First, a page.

[TIP] test results tracking, etc...
laidler at stsci.edu
laidler at stsci.edu
Sun Apr 5 10:07:39 PDT 2009
I gave a lightning talk at the TIP BoF on a lightweight test
management & reporting system we've developed. It's deliberately
designed with loose coupling among the components so that any
test runner that produces a compatible report can use the database
and reporting interface. We've also got a nose plugin that generates a compatible
It presently supports test statuses pass/fail/error/disabled/missing,
as well as informational attributes that you could use to store
the ineligibility explanations and other keywords. If disabled is
too coarse (because it would conflate skipped and missing), I'm
pretty sure it would be straightforward to make the reporter aware
of custom statuses; and that would be a nice enhancement, too.
The system is called Pandokia, and I'll have a more detailed email
out to the list and some documentation up on the web later this week.
We developed it for internal use so have a bit of work to do before
it's ready for release, but we're aiming at releasing in a month or so.
---- Original message ----
>Date: Sun, 05 Apr 2009 00:33:05 -0400
>From: testing-in-python-bounces at lists.idyll.org (on behalf of Douglas Philips <dgou at mac.com>)
>Subject: [TIP] test results tracking, etc...
>To: testing-in-python at lists.idyll.org
>Just watched Titus' PyCon 2009 talk (http://us.pycon.org/2009/conference/schedule/event/30/
>) (I wasn't in the multiprocessing talk. Best I can figure from my
>notes I was at an Open Spaces event)
>A little bit of background how I'm coming "at" testing:
>My work involves testing hardware attached to Windows systems using
>We have extended the unittest and use our own regression running
>wrapper around the 2.4.4 framework.
>The test runs are automated with a rack of PCs controlled by buildbot.
>To touch on some of the issues that Titus mentioned in his talk...
>Knowing that all tests have been run is definitely an issue once you
>get to more than a few hundred.
>- We currently have almost 500.
>- While we use buildbot to orchestrate running tests, and while its
>waterfall is nice for getting snapshots of status, we don't have a
>good/easy way to track results over time. Day to day test work changes
>are filtered through an automated (buildbot) gateway before being
>released into the main racks. Logs from the gateway are committed to
>version control. Logs from the rack in buildbot are just in the
>Our regression test hardness always loads all the tests it can find.
>It logs on where they loaded from and how many there were. If that
>number ever goes down, something's wrong. (That is just part of what
>it logs, and these are the same logs I was referring to in the
>Because we load all the tests all the time, we have made some
>enhancement's to unittest and unittest.TestCase:
>- We're testing hardware, so when the regression framework starts up,
>it does some inquiries to see what device it is testing, and sets
>feature flags based on the results.
>- We also have separate device configuration files which are processed
>and they also define features that should be present in the device
>- Currently the regression tests are run from the device configuration
>directory, and so the framework is able to do some simple checks to
>make sure that the device being tested corresponds to the
>configuration being used.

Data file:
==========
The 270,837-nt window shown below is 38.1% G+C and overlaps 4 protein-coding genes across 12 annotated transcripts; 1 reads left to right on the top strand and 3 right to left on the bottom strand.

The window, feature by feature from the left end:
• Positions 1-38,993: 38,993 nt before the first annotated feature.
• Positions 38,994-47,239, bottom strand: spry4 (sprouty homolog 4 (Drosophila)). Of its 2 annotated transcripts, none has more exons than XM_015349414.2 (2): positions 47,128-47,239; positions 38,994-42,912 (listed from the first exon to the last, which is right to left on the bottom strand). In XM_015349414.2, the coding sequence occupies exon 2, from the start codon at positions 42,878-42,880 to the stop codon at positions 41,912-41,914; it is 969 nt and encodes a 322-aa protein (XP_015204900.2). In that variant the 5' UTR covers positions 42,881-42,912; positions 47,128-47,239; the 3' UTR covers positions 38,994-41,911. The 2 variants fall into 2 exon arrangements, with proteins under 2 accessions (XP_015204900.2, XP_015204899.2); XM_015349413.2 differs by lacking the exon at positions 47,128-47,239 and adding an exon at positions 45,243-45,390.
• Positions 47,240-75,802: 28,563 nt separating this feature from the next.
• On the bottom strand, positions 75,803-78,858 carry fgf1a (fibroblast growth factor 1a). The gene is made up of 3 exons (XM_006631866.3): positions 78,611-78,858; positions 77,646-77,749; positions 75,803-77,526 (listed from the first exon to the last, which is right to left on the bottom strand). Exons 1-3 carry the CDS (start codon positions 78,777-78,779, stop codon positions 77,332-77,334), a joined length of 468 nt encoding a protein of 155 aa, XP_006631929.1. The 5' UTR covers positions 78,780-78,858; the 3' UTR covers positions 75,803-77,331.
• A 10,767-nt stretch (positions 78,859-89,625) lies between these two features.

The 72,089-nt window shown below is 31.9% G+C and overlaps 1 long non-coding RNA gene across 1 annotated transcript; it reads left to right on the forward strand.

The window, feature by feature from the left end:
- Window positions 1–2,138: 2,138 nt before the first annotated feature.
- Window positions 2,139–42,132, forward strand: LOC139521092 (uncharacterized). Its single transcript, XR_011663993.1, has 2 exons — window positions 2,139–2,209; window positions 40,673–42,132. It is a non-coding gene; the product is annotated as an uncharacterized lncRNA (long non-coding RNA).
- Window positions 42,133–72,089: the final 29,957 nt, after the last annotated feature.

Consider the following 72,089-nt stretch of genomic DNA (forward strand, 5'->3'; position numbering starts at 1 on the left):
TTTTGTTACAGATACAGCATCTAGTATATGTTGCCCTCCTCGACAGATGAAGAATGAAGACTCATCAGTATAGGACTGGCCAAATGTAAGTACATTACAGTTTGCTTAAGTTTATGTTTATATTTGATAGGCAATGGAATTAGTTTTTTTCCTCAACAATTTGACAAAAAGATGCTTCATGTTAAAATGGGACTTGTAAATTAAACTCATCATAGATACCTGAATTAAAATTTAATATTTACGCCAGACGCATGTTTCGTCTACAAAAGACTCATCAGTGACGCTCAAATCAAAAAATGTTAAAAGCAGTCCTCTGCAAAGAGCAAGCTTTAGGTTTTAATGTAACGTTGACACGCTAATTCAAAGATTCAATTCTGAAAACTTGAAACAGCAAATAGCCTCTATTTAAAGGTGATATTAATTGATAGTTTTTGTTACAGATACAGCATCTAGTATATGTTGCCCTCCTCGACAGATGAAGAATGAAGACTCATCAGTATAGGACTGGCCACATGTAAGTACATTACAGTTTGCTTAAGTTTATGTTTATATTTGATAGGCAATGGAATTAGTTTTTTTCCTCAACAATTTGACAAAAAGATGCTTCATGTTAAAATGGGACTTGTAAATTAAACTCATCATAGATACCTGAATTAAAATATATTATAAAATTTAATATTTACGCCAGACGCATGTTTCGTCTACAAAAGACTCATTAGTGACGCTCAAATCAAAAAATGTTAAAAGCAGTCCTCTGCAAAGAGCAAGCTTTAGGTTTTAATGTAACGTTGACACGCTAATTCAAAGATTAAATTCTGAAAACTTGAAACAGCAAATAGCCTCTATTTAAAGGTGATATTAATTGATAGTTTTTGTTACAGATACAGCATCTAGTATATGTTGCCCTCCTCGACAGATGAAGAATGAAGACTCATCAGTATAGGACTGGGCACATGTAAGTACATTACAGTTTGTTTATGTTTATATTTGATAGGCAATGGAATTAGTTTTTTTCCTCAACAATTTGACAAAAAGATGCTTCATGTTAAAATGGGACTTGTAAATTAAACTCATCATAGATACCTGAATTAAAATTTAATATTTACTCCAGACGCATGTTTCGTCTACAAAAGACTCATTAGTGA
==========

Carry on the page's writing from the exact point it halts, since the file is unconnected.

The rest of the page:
>- The tests themselves declare, in various ways:
> which features they require
> which features they are incompatible with
> approximately how long they should take to run
> which functional areas (via keywords) that they test (1)
>To support this, one of the changes to unittest was to add an
>eligibility function that is called before the test is run. If a test
>declares that is requires some feature, and that feature is not
>present on the device for this test run, the test is marked as
>ineligible including an explanation as to why. In the regression log,
>the test is flagged as ineligible (not pass, not fail, ineligible),
>counted in the "ineligible tests count", and the explanation is
>We also have used the notion of skipping tests for when the above
>mechanisms are not sufficient, so a test may be eligible for a
>particular device, but when run, some sub-feature of the device
>indicates that the test must be skipped. This is a bit clunky since
>skip and eligible were categories we thought would have more
>distinction, but in practice there hasn't been much of a useful
>Our biggest itch to scratch now is processing, posting, aggregating,
>etc. test results. We need, to use the agile term, an information
>I don't know if raw TAP will work since we have more than just PASS/
>FAIL for our results. We have PASS, FAIL, SKIP, INELIGIBLE and
>INCONCLUSIVE. Inconclusive means that while the test didn't fail, it
>also did not run long enough to produce a statistically valid result.
>As I mentioned above, SKIP and INELIGIBLE we're probably going to
>collapse into one state, so that would leave us with four possible
>I'm not sure if this is of interest on this list, since a lot of what
>I saw and heard at PyCon (and on this list since I've joined) was
>either plain unit-testing or "functional" testing, which seemed to be
>a code-word for GUI/Web testing.
>I am hoping that a common test reporting system would still be
>something we could use and/or contribute to, but regardless we are
>going to have pursue a solution. I'd personally prefer to not have to
>re-invent the wheel. :)
>(1) - keywords are to support internal customers who are debugging new
>devices and may only want to run certain subsets of the tests
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